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Monday, December 09, 2019 {{ new Date().getDay() }}

By Emily Abbate, (TNS)

There are a lot of things you take into account when planning your running route: The views, how far you’re planning on hitting pavement, and perhaps, hills. But have you ever thought about the air quality during your summer stride?

A new wearable enviro-tracker called Tzoa (pronounced “zoa”) uses internal sensors to measure air quality, temperature, humidity, atmospheric pressure, ambient light and UV (sun) exposure. By connecting the device to a smartphone, you can view your readings and receive recommendations.

The goal? To help users seek out less polluted outdoor areas, whether it’s for a healthier walk, run or less polluted picnic spot.

A welcomed addition to the many sports wearables on the market? You bet. Just last year, the World Health Organization (WHO) reported that air pollution deaths have reached a new all-time high, making outdoor and indoor air pollution the world’s single largest preventable health risk. Outdoor air pollution, mostly caused by gas-powered cars and burning coal, accounted for 3.7 million of the 7 million pollution deaths in 2012.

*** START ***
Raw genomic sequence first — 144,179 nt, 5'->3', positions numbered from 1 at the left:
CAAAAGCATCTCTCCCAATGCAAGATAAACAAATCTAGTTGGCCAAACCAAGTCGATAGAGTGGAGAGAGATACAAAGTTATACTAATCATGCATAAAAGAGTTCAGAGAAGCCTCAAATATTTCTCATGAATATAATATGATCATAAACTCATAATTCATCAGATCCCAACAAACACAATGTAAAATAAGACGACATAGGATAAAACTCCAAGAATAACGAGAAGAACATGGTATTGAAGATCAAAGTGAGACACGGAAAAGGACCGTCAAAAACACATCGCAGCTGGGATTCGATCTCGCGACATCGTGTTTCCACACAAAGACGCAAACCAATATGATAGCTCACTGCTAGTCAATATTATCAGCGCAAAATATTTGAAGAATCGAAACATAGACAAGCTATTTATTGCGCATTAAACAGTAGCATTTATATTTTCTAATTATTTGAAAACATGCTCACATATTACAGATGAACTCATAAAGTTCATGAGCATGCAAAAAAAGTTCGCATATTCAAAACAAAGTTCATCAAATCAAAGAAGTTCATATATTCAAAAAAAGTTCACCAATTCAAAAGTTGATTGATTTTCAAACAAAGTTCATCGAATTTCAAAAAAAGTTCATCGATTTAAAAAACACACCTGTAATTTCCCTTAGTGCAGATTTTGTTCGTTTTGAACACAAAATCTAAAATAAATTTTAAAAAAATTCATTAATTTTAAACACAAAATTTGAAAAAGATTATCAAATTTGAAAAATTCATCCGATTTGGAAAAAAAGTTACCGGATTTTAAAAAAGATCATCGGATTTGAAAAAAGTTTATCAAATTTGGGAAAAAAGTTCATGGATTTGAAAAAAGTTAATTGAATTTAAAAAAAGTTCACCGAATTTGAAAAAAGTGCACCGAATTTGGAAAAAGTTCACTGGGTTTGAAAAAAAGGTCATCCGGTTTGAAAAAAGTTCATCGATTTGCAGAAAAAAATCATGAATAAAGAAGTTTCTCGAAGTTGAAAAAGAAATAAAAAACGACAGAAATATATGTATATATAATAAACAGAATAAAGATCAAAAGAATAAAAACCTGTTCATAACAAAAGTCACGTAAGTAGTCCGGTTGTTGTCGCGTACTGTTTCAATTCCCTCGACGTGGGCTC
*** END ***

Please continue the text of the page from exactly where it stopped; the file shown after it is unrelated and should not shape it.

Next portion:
Tzoa measures different sizes of particulate matter (PM) in the air, ranging from pollen, dust, asbestos and mold, to smaller “respirable” particles like vehicle exhaust and woodsmoke.

Available at the end of this year, Tzoa is currently in preorder mode on the company’s website. In the meantime, national recommendations include checking the Air Quality Index (AQI) (which not only measures particle pollution, but also sulfur dioxide, nitrogen dioxide, ground-level ozone, and carbon monoxide) before heading outdoors. The six categorizations of AQI include:

1. Green: There is a low amount of pollution.

2. Yellow: Only very sensitive individuals should have a moderate concern.

3. Orange: The general public is fine. Older adults, children, and those with lung and heart disease should be careful.

4. Red: Everyone is at risk for adverse health effects.

5. Purple: Everyone is at risk for serious health effects, triggering a health alert warning.

6. Maroon: Everyone is probably affected, triggering a health warning.

Photo by Ben Amstutz via Flickr


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